On June 5th, 1998 the American Alliance of Composer Organizations unanimously adopted its Mission Statement and a Declaration. It is so noted in the minutes.
Acting Secretary, AACO
Formed in 1997, the AACO has adopted a policy of disseminating educational information rather than promoting specific advocacy, thereby respecting the autonomy of its member groups and associates.
In addition to sponsoring educational events, the AACO promotes an increased awareness of all industry-related issues.
An open letter to:-
Marilyn Bergman and Frances Preston Presidents of ASCAP and BMI New York NY April 29 1998Dear Marilyn and Frances
Having returned yesterday from Los Angeles I was moved to write to you about the Seminar given by Jean Lou Tournier of the French collection society SACEM at the Musicians Institute in Hollywood on Saturday last.
SACEM was represented not only by JLT but also by Claude Guillard (Head of Distributions, Samantha Messica, Head of Member Relations and Angelica Schurer, their legal representative. The presentation was excellent and given with all the charm and aplomb one expects from the French in general and Jean Lou in particular. The team fully explained SACEM's collection and distribution methods and were happy to answer all questions on every aspect of their procedures, splits, weightings, pensions etc. In fact anything American writers present wanted to know was given to them in the spirit of what appeared to be complete transparency.
This follows a similarily informative Seminar given by the CEO of Britian's PERFORMING RIGHTS SOCIETY, John Hutchinson last year and precedes another at which the German society GEMA will willingly place itself under the Californian microscope.
These seminars have all been organised by the AMERICAN ALLIANCE OF COMPOSER ORGANIZATIONS (AACO) in an attempt to educate American writers as to the global aspects of their profession, which, in the light of the modern technology, is a fine and laudable thing to do. We at THE BRITISH ACADEMY OF SONGWRITERS, COMPOSERS AND AUTHORS (BASCA) and the British ALLIANCE OF COMPOSER ORGANISATIONS (ACO) totally support their efforts and will help them in any way we can.
I ought to explain that the ACO is an umbrella group of the main writer's Guilds in the UK and we have amongst our members most of the prominent writers in all Genres of music in our country.
My feeling is that, in light of the level of information flowing across the Atlantic from European composer groups and Collection Societies, the differences in culture and commercial practice which divide the USA from Europe are being extensively examined, causing a new wave of educated concern and opinion to emerge amongst a growing number of American composers.
I see a difficult and acrimonious situation developing unless the American PRO's meet this challenge with a radical re-think of their member relations. It seems from anecdotal evidence that many American composers are less than enthusiastic about their relationships with their local PRO's and will therefore consider very seriously the advantages offered by multi-society membership.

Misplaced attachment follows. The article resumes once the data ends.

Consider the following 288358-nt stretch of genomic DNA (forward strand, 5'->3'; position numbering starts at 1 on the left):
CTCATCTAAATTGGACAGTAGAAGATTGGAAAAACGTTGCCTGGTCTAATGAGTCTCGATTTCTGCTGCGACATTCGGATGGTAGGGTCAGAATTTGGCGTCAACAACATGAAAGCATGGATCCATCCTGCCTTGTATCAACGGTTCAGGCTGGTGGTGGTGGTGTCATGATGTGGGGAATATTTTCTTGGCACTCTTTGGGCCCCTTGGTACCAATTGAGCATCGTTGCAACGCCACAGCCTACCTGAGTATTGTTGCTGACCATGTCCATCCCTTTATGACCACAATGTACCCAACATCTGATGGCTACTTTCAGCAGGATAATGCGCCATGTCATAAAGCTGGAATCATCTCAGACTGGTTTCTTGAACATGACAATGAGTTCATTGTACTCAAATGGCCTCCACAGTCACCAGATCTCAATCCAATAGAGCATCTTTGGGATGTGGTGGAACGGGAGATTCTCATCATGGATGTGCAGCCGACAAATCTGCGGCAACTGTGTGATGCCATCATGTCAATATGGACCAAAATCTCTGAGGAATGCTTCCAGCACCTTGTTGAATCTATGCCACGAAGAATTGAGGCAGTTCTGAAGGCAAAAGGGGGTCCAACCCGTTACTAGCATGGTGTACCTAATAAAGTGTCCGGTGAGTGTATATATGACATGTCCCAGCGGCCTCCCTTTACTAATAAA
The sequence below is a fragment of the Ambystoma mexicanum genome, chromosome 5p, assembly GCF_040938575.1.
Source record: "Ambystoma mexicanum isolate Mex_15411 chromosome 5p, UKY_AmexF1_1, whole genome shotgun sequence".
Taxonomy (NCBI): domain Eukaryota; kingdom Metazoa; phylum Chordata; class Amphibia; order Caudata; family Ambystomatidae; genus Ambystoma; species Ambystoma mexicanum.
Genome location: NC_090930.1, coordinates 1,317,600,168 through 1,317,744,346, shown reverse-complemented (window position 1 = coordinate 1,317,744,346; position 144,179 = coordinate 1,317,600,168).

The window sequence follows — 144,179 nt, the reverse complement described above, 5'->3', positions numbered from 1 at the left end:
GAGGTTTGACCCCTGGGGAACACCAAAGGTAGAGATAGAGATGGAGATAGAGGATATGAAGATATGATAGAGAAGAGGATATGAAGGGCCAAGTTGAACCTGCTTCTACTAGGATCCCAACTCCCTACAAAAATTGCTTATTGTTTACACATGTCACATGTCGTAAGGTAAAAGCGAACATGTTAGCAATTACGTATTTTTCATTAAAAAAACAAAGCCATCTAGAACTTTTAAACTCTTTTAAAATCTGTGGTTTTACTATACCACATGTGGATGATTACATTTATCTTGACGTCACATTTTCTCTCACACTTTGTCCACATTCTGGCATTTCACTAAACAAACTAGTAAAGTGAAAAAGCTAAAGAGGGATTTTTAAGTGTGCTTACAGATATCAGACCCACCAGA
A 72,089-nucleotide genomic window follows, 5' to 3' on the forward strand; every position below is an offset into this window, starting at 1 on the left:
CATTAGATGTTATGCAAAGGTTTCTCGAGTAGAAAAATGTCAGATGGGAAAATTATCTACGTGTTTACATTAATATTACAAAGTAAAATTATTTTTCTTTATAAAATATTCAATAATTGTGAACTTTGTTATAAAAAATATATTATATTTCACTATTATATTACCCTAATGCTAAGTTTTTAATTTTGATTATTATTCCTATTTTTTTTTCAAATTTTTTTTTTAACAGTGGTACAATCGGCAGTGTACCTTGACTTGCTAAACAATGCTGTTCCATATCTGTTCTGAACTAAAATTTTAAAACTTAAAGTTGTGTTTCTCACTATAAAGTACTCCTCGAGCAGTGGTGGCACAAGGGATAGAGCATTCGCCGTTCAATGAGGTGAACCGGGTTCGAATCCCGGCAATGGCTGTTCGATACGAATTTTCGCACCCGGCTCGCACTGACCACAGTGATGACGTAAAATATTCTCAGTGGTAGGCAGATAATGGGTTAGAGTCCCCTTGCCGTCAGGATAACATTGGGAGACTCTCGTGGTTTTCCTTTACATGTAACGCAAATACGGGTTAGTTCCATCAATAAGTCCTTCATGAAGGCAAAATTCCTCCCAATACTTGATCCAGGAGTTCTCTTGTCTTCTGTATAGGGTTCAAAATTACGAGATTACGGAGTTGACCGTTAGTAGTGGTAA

Everyone is aware of the geographical and logistical problems peculiar to the collection of US performance income but such things do not excuse inequitable allocation of fees and inadequate information being made available to the membership about the way in which their own society does its business.
If collective administration is to survive the digital age (as a writer I believe that it should), our collection societies must become completely transparent and accountable to their members. Writers have only their copyrights to rely on and whilst it may be an unfashionably emotional argument, they want them looked after correctly and they want to be pair for the plays they achieve. From what I am told this simple requirement is just not available in the USA.
Distributions from American PRO's appear to be arbitrary and discriminatory, in short, it's all a bit of a lottery. Well it just wont do anymore. That was yesterdays collection society. Composers are waking up thanks to the efforts of people like the AACO and they realise that they have every right to a collection system as efficient as the one's they are seeing in Europe.
Over here in the UK we are making it our business to encourage writers everywhere to be alive to the threats and opportunities offered by the digital age. They are learning fast and, quite rightly, demanding accurate and cheap stewardship of the royalty income, whether it is from the publisher or collection societies. For the first time in the history of the music industry there are alternatives emerging which enable creators to bypass traditional methods of collection. There is therefore likely to be a major migration from any mechanical or performance collection organisation which is not accurately delivering the goods to its members. Look over your shoulders and you will see a whole new generation of writers who have absolutely no interest in the old society procedures explained in old society doubletalk. They simply want what is right and what is fair. If you can't deliver that, they will surely seek out someone who can.
These are my thoughts ladies. As might be said in the East end of London
"You've been rumbled " (*)
I would start listening to your rank-and-file members if I were you.
Chairman- The British Academy of Songwriters Composers and Authors. Co_Chairman- The Alliance of Composer Organisations.
LH Note (*) Rumbled means... caught out.
It must be pointed out that ASCAP & BMI have refused to attend any AACO seminar where they would have to be confronted by the membership. This also true of SESAC.
Democratic and Independant.